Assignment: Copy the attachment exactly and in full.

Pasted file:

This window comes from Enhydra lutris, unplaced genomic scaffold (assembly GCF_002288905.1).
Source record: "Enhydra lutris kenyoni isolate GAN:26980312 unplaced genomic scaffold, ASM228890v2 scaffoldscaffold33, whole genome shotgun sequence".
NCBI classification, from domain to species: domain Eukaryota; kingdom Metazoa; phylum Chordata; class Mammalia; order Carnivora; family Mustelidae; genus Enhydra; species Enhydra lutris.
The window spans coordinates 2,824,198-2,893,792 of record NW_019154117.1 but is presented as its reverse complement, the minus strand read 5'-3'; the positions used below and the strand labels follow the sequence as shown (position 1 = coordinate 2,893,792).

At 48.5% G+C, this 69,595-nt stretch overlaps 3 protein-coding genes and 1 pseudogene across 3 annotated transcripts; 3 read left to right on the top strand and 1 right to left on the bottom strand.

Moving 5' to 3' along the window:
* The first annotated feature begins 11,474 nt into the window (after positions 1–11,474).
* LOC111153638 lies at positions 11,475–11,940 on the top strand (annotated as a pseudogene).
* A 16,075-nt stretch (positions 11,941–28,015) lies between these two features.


This window comes from Enhydra lutris, unplaced genomic scaffold (assembly GCF_002288905.1).
Source record: "Enhydra lutris kenyoni isolate GAN:26980312 unplaced genomic scaffold, ASM228890v2 scaffoldscaffold33, whole genome shotgun sequence".
NCBI classification, from domain to species: domain Eukaryota; kingdom Metazoa; phylum Chordata; class Mammalia; order Carnivora; family Mustelidae; genus Enhydra; species Enhydra lutris.
The window spans coordinates 2,824,198-2,893,792 of record NW_019154117.1 but is presented as its reverse complement, the minus strand read 5'-3'; the positions used below and the strand labels follow the sequence as shown (position 1 = coordinate 2,893,792).

At 48.5% G+C, this 69,595-nt stretch overlaps 3 protein-coding genes and 1 pseudogene across 3 annotated transcripts; 3 read left to right on the top strand and 1 right to left on the bottom strand.

Moving 5' to 3' along the window:
* The first annotated feature begins 11,474 nt into the window (after positions 1–11,474).
* LOC111153638 lies at positions 11,475–11,940 on the top strand (annotated as a pseudogene).
* A 16,075-nt stretch (positions 11,941–28,015) lies between these two features.